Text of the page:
Soon after I left Elk City, Oklahoma, I saw my first sagebrush by the side of the highway. Agricultural fields increasingly gave way to grazing lands. I’m now in the West.
For the past three days, I’ve eaten at an all-you-can-eat Chinese buffet each night for dinner. Each of these buffets featured some kind of melding of Chinese and American cuisine. The large buffet in Elk City featured french fries, “fried green beans” (a sort of tempura), and “hot buttered potatoes,” alongside the stir-fried vegetables and the fried spring rolls. Here in Grants, New Mexico, at the “Asian Buffet,” I could have had “jalapeno chicken (spicy)” had I wished. None of these buffets offered any kind of tofu dish.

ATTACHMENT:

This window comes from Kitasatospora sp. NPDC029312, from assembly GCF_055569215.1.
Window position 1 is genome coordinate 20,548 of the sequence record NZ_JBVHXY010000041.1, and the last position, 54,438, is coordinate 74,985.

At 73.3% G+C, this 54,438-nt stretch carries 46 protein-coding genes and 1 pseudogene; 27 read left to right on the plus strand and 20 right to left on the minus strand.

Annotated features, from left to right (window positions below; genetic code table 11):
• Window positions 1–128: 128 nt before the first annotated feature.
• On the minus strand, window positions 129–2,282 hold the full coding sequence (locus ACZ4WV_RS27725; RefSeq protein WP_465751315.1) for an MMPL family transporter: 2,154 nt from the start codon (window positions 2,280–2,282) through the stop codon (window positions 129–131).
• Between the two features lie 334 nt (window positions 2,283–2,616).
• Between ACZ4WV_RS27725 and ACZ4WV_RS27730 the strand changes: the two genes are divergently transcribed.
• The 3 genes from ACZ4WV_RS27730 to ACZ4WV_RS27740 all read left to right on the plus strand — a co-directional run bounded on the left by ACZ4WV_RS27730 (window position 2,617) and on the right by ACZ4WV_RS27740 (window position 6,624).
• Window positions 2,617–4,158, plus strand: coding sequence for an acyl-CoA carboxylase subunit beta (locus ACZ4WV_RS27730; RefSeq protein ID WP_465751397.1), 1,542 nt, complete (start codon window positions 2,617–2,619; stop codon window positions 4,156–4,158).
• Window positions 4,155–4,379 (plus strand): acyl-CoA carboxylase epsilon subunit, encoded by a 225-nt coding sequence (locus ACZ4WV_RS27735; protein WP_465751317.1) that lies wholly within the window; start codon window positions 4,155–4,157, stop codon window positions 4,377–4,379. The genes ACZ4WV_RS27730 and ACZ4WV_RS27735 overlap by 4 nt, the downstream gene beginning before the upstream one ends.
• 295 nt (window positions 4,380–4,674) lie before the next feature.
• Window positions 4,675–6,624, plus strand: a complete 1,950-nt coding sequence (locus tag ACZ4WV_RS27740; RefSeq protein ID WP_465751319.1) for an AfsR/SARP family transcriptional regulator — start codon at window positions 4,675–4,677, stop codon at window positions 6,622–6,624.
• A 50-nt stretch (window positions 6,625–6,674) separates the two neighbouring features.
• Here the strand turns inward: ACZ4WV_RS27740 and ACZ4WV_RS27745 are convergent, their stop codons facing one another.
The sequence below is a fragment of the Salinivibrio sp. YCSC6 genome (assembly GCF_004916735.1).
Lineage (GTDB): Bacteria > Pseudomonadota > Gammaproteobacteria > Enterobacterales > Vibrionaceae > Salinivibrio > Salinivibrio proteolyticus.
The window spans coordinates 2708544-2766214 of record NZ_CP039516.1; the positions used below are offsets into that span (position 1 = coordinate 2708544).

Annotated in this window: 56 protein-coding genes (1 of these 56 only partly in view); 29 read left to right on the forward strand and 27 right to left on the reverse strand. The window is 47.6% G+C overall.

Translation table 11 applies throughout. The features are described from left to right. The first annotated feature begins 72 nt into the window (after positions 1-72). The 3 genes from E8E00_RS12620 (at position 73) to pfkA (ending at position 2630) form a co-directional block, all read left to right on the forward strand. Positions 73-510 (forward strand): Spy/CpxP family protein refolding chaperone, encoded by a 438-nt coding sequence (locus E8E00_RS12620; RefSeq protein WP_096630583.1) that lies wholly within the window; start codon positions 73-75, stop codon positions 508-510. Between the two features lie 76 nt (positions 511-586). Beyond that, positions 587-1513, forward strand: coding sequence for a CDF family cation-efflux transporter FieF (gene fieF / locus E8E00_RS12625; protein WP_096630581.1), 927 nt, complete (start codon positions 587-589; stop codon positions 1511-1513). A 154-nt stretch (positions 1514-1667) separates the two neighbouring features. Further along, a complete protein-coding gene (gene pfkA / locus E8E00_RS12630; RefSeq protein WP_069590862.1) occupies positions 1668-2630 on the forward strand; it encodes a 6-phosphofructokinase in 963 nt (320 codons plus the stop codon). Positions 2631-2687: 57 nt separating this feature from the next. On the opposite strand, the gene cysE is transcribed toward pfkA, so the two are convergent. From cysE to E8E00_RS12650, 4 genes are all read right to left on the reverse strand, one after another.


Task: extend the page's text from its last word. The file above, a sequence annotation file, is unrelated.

The best meal in roadside restaurants in the middle of America is always breakfast. This morning, I ate at the Elk City Cafe. The waitresses wore t-shirts, jeans, and heavy make-up, and called me “sweetheart” — waitresses have called me “hon” before, but being called “sweetheart” was new to me. The over-easy eggs were perfectly cooked, the bacon was think and tasty, the oatmeal was not watery as it had been in Connecticut nor chunky as it had been in Pennsylvania but exactly the right consistency. The home fries were a little too greasy, but the toast was warm and buttery.
I wanted to take a long walk, to work off some of the grease I’ve eaten today, but it started raining during dinner — with thunder and flashes of lightning — and hasn’t really let up since, and now it’s getting dark. Instead of walking, I drove down the historic route of the famous Route 66 in Grants and looked at the strip:
Grants, New Mexico, looking from an abandoned gas station towards Lotaburger, during a rain storm.